RSS: good and useful

Updated 14/05/2022

Created 14/05/2022

RSS/Atom are protocols for Internet-based newsletter/feed services. They're surprisingly well-supported and you should consider using them.

RSS stands for Really Simple Syndication, and it's an underappreciated protocol for generally "following" things on the internet. Most people do this via proprietary platforms with feed/notification functionality, the problems of which are obvious, or email. Email, though, is push-based - you subscribe to a service and it communicates with your email server whenever a new item is published. While this allows new content to be received in near-real-time, it has the significant disadvantage that unsubscription can be difficult and nonstandardized, and your address can be used by anyone else to send you unwanted mails.

RSS inverts this; an RSS reader application periodically checks a list of RSS feeds by downloading them from their servers and displays all new content it finds. This makes it a lot easier to manage a lot of feeds or items as an end user, particularly since lots of reader software will also let you categorize feeds to better manage content. It's also easier for site admins: because of rampant spam running your own email server (without email from it being immediately discarded) is tricky, so it's generally required to integrate some external, paid service instead. RSS only requires serving an XML file, which is very easy to do on top of an existing website, which is probably why it's still pretty widely implemented.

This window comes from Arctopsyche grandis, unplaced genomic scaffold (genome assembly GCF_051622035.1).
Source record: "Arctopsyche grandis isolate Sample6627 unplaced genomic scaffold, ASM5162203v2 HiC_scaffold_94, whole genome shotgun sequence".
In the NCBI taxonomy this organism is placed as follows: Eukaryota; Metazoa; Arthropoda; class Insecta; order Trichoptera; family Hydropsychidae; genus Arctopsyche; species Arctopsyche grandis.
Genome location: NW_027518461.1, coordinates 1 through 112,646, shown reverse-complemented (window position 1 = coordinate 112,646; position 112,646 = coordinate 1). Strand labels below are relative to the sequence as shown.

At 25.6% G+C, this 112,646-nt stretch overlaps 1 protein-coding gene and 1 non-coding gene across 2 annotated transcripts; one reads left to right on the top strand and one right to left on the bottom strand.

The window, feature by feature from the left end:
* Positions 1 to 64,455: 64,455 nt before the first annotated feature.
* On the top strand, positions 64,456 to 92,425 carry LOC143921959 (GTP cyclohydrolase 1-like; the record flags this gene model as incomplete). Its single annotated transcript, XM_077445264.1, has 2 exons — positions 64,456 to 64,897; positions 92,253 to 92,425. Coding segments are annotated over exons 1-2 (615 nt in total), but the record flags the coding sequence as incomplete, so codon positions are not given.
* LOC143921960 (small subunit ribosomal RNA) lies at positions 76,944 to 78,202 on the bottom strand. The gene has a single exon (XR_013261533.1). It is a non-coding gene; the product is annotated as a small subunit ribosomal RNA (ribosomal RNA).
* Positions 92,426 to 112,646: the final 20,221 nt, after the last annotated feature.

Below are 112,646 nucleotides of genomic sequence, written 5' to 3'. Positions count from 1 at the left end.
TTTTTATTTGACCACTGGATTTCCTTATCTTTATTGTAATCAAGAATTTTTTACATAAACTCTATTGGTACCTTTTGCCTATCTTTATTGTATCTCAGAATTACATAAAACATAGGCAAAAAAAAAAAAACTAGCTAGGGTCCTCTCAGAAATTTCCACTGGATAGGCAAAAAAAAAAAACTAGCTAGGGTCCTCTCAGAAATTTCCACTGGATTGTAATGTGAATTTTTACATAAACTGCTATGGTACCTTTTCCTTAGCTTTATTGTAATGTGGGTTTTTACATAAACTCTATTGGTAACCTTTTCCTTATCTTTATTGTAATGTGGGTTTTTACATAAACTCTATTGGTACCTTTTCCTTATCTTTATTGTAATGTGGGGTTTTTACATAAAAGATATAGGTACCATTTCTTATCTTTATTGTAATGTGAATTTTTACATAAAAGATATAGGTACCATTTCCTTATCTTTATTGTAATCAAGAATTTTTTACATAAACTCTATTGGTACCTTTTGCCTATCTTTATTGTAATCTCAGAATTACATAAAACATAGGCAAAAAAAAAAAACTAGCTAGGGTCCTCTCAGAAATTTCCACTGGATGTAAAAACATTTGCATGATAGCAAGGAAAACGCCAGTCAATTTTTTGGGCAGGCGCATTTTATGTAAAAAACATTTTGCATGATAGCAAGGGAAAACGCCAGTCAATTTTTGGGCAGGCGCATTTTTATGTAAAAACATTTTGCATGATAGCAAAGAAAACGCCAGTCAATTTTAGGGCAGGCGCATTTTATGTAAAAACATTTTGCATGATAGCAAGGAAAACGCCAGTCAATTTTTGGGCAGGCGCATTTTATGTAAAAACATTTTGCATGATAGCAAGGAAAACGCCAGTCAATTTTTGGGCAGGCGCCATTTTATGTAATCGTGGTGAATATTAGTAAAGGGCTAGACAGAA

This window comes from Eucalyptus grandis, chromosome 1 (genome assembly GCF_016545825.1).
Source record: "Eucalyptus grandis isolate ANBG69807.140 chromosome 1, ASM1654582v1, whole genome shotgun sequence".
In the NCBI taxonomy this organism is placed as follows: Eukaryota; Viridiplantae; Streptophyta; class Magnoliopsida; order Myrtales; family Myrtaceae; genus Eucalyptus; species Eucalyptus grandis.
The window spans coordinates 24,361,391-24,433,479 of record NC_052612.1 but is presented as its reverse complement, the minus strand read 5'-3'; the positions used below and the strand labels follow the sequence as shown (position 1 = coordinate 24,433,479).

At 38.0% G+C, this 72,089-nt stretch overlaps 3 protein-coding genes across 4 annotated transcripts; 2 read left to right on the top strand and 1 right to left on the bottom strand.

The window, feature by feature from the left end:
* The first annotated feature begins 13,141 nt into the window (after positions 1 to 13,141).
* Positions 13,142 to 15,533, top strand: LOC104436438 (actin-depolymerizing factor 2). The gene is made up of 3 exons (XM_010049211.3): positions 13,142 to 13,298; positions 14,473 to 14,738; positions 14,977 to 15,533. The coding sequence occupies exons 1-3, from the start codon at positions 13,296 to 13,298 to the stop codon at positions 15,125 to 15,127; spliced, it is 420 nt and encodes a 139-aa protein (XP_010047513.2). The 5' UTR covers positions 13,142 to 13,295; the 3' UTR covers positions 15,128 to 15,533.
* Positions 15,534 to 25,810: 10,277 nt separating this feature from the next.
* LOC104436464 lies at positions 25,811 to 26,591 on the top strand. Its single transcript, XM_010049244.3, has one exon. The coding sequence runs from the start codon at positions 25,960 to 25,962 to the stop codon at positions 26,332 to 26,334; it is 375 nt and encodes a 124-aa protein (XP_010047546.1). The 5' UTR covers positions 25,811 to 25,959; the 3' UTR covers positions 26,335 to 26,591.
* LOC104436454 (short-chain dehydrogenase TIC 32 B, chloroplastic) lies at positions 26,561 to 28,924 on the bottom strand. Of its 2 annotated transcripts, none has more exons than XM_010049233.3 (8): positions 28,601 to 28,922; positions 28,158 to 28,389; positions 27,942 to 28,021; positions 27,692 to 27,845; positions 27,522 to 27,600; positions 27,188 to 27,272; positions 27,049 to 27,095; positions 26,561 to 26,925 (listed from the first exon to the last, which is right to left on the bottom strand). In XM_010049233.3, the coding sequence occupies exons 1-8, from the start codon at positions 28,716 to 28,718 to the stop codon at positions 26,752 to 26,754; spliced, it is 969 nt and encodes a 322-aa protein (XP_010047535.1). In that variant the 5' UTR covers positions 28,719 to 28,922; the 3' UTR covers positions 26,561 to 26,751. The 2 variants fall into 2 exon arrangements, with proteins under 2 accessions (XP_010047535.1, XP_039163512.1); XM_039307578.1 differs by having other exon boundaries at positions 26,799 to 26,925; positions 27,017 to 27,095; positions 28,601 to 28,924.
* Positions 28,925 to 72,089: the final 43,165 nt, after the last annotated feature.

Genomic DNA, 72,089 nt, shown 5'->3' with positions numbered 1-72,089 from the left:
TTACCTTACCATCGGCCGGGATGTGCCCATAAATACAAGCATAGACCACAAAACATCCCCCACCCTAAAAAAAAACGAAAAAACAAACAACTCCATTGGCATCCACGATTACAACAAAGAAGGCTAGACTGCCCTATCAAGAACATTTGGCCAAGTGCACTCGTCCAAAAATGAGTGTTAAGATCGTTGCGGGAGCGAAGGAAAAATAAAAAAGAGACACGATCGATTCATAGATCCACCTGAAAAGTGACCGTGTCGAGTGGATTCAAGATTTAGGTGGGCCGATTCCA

Yes, despite RSS's relative lack of use nowadays, a surprisingly large amount of sites still support it (some might use Atom, a slightly different protocol, but good reader applications support both transparently):

As for RSS readers to use these with, there are many implementations available. I use Miniflux, since it's self-hosted and accessible on multiple devices via the web, and has nice features like keyboard controls, scraping websites which omit some content from RSS feeds, and an integration API which I use to plug it into my convoluted mess of custom scripting. The Awesome Self-Hosted list has many other reader applications like this. If you prefer something which runs locally as a desktop application, Wikipedia has a list (I haven't actually checked this space myself).